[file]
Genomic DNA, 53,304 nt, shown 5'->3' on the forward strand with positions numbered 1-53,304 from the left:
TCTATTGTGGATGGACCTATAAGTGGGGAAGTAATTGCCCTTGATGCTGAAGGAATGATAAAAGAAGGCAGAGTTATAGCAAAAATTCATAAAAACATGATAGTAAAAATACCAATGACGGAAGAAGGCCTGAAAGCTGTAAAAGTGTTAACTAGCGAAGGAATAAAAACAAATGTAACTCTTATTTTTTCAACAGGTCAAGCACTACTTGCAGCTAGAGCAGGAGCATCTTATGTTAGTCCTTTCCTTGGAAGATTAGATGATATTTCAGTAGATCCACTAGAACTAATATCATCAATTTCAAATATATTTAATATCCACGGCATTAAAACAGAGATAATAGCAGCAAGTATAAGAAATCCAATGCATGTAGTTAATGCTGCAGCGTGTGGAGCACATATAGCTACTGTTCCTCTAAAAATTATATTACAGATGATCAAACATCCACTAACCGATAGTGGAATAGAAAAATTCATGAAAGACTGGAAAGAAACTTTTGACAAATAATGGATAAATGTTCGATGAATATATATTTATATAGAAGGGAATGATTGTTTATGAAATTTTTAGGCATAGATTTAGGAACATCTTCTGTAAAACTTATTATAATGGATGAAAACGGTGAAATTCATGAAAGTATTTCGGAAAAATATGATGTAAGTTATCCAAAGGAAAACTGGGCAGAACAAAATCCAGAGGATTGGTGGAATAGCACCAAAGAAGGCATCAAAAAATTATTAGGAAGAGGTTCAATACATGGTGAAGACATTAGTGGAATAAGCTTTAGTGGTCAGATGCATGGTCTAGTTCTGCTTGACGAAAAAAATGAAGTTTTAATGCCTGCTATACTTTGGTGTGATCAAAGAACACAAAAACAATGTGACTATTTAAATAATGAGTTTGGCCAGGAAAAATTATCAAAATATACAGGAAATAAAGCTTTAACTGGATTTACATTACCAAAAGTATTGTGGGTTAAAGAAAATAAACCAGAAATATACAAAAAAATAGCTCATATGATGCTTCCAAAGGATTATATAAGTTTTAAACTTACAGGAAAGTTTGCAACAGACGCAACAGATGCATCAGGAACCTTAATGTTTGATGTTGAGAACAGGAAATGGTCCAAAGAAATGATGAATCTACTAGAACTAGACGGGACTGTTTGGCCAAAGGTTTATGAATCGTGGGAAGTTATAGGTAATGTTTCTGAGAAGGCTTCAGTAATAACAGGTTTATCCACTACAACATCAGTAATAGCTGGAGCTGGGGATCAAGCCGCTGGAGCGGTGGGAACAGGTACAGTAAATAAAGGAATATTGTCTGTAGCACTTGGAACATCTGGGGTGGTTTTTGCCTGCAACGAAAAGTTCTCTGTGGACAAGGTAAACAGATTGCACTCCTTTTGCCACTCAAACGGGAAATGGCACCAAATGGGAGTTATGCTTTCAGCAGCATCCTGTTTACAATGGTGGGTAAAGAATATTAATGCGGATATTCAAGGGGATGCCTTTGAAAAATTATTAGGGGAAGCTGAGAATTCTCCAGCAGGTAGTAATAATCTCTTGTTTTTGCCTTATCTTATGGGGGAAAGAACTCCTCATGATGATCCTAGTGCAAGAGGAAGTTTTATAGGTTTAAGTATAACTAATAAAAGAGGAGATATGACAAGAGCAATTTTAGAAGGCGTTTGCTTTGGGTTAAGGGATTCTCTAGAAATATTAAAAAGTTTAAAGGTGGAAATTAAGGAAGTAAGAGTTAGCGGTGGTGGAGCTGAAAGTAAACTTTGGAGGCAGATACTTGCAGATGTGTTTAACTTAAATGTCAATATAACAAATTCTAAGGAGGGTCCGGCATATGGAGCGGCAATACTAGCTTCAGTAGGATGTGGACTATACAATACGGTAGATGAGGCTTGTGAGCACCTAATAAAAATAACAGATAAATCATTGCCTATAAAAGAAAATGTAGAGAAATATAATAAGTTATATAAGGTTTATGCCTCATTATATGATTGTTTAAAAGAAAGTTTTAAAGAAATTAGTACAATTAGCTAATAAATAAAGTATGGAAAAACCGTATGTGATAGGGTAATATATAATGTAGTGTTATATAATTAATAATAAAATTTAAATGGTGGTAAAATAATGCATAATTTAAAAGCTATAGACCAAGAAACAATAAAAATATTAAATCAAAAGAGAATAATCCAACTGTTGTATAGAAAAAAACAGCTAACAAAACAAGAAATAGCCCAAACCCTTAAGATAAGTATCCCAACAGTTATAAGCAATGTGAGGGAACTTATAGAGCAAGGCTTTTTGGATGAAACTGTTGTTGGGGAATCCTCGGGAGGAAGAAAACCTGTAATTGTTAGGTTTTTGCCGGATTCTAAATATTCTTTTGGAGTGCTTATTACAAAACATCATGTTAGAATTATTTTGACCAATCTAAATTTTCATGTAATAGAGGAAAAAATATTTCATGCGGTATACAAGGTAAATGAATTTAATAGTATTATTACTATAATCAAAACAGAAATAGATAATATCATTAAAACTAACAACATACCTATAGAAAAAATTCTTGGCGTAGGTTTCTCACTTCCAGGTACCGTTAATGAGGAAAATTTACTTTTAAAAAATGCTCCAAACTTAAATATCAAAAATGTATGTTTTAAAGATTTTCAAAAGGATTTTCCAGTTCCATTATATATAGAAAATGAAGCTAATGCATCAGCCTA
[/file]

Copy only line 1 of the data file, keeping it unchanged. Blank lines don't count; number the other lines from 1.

Genomic DNA, 53,304 nt, shown 5'->3' on the forward strand with positions numbered 1-53,304 from the left: